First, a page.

Life in the Fast Lane: A Man’s Love for the Porsche

Life in the Fast Lane: A Man’s Love for the Porsche

Published: May 23, 2012 (Issue # 1709)


Klaus Bischoff, director of the Porsche Rolling Museum, sits behind the wheel of one of his beloved vehicles on Saturday.

One really needs to see Klaus Bischoff talk about his cars. The mechanic, who has more than 40 years of experience working with Porsche cars, is the director of the Porsche Rolling Museum in Stuttgart, Germany and pets his beloved vehicles as if they were champion horses of a noble breed as he speaks about their victories.

“The most overwhelming moment ever was when the Porsche 962 participated in its first Le Mans [race],” Bischoff told The St. Petersburg Times, speaking at the Second Porsche festival in Shushary, on the outskirts of St. Petersburg, on Saturday. “All three cars that we put forward reached the finish at almost exactly the same time. It was a breathtaking, absolutely jaw-dropping sight.”

“The 962 has won seven Le Mans races already, but its debut win was absolutely unforgettable and this gorgeous finale does not compare to anything else,” he added.

Porsche 962 C (1987) was one of the four legendary Porsche racecars that came to town on Saturday for the Porsche festival, celebrating the Russian premiere of the brand-new shiny red Porsche Boxster, which goes on sale in June. Russia is an important market for Porsche, where the company sold more than 2,200 cars in 2011, nearly a 50-percent hike from the year before. In 2012, Porsche expects to sell at least 3,000 cars in the country.

The 962 was joined by the Porsche 936 Spyder (1977), Porsche 911 GT1 (1998) and Porsche 1911 GT3 RSR. The four spectacular racecars made their first trip to Russia.


The new Porsche Boxster.

“We chose the cars for this visit very carefully; we consider these four cars to be the brightest Le Mans race winners ever,” said Bischoff.

The 24 Hours of Le Mans is the world’s oldest active sports car race in endurance racing. Le Mans, which is also known in the world of sports as the Grand Prix of Endurance and Efficiency, hosted the first competition in 1923 and it has been an annual event ever since.

Le Mans puts its crews’ ability to maintain a high speed during the course of the demanding 24-hour marathon to the test. Part of the trick is to prevent the car from sustaining severe mechanical damage. The three drivers who typically make up a team take shifts as they go, with pit stops allowed throughout the race.

Bischoff, who was originally asked to bring the core selection of the veteran Porsche cars back to life before joining the future museum, has a personal connection not only to the 90 cars that make up his museum’s permanent display or the nearly 500 vehicles that the gallery boasts in its collection. His hands have known thousands of Porsches: Champions and losers; classy glossies and sobering wrecks. During his professional career, the mechanic has worked at a staggering 27 Le Mans races.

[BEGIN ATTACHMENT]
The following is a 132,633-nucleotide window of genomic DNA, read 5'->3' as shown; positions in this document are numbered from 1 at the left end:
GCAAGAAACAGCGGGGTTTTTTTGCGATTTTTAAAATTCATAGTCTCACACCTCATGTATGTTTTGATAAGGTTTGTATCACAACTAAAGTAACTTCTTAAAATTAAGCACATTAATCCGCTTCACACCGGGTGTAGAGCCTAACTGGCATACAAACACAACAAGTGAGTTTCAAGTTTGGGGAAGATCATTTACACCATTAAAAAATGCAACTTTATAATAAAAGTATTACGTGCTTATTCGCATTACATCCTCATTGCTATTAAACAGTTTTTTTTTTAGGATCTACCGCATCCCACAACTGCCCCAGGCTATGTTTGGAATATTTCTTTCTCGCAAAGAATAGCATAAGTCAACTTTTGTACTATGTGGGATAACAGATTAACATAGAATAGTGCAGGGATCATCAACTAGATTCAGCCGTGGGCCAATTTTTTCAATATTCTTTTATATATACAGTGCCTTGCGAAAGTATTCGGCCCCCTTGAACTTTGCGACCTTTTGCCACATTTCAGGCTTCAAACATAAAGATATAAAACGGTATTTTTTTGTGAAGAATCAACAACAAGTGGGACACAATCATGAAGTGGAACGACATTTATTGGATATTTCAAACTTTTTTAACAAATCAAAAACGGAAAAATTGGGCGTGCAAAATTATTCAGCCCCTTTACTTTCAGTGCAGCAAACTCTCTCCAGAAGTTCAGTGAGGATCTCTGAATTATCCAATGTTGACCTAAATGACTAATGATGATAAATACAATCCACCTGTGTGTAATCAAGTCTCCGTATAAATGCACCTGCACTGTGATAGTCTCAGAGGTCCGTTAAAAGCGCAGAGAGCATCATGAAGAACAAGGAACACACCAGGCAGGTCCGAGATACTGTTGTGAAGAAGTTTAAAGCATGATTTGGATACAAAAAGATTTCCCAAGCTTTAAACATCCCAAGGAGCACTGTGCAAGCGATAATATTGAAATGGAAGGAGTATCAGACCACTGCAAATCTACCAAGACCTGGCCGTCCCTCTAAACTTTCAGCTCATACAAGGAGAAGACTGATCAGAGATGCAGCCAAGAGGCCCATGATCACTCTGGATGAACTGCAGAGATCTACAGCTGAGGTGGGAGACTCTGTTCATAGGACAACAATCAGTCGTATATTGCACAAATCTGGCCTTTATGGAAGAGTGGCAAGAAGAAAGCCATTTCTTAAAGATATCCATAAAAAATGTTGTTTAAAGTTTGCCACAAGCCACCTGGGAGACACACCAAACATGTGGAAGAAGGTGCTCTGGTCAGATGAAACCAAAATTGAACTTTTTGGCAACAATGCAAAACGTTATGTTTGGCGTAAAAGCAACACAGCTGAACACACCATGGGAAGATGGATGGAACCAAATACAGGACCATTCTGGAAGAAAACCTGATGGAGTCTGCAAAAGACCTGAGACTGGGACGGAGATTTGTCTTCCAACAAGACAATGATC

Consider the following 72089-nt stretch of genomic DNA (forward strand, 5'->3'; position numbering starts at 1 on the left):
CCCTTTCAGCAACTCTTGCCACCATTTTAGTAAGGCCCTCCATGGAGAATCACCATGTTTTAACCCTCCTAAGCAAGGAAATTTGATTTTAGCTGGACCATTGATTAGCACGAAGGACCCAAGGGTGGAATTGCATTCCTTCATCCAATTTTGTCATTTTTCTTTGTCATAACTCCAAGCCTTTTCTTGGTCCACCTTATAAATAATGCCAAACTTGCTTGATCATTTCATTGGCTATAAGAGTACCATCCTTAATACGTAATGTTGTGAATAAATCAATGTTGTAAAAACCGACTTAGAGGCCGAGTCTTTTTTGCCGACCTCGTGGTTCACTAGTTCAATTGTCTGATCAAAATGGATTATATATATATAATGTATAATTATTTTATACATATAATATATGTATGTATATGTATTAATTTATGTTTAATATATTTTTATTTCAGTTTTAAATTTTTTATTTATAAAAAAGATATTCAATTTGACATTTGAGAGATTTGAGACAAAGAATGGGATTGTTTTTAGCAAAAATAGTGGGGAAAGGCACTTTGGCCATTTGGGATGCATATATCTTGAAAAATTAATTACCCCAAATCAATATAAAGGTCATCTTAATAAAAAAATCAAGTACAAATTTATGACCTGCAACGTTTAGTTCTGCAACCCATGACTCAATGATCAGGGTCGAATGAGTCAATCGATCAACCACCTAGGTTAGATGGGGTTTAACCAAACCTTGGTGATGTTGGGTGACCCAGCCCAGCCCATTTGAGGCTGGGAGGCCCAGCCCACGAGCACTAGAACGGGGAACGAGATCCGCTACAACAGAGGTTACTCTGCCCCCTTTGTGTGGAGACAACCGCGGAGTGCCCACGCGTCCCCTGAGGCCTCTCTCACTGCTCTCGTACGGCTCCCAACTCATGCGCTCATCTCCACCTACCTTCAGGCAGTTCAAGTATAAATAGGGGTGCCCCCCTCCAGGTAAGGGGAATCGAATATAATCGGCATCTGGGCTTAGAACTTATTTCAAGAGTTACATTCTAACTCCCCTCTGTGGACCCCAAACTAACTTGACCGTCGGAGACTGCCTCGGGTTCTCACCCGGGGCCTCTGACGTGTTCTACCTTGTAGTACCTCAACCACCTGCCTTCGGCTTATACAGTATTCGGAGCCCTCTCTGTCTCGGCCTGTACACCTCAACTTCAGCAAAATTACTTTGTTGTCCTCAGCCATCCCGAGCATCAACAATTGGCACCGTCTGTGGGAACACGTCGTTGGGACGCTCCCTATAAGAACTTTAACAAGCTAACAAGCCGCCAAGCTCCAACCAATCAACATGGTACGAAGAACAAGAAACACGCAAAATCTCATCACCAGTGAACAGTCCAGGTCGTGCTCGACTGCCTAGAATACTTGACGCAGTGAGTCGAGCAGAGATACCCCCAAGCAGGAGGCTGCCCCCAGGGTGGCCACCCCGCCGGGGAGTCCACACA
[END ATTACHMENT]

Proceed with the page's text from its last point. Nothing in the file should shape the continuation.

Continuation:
The Porsche 936 Spyder, which won the 1977 race at Le Mans, is the one that is closest of all to Bischoff’s heart. Indeed, there is a dramatic story behind the win.


A young girl directs traffic Saturday at the Porsche Kids Driving School.

“The start turned out to be quite a disaster for us: Of the three Porsche cars — two 936s and one 935 — that took part in the race, two cars broke down and dropped out of the race during the first two hours of the competition,” Bischoff remembers. “Then the last one was up against five gorgeous-looking and highly competitive Renaults. And we were four laps behind! It took a titanic effort for the drivers to recover and even overcome the Renaults, and, before we could sigh a breath of relief, the car had a transmission problem and we couldn’t not replace it — the thing had to be repaired. I did the work, it took 27 minutes, and we still won. Really, everyone in that race was a hero, and I am proud to be part of that success.”

It is the gallery’s philosophy that in the Rolling Museum every car in the collection has to run. Every month, a small number of collection representatives travel around the globe — from South America to Australia to Russia.

“We are proud to be able to show these cars in running condition — we actually use them quite a lot in historical rallies,” Bischoff said.

What the museum would not do is to rent out its gorgeous creatures — a useful reminder that not everything can be bought, especially where pride and respect are concerned.

“Even though, technically speaking, all of the cars are in running condition and many people would pay a fortune for the chance to rev up a champion car even once, to us they are all antiques,” said Bischoff.

“And they are truly priceless.”

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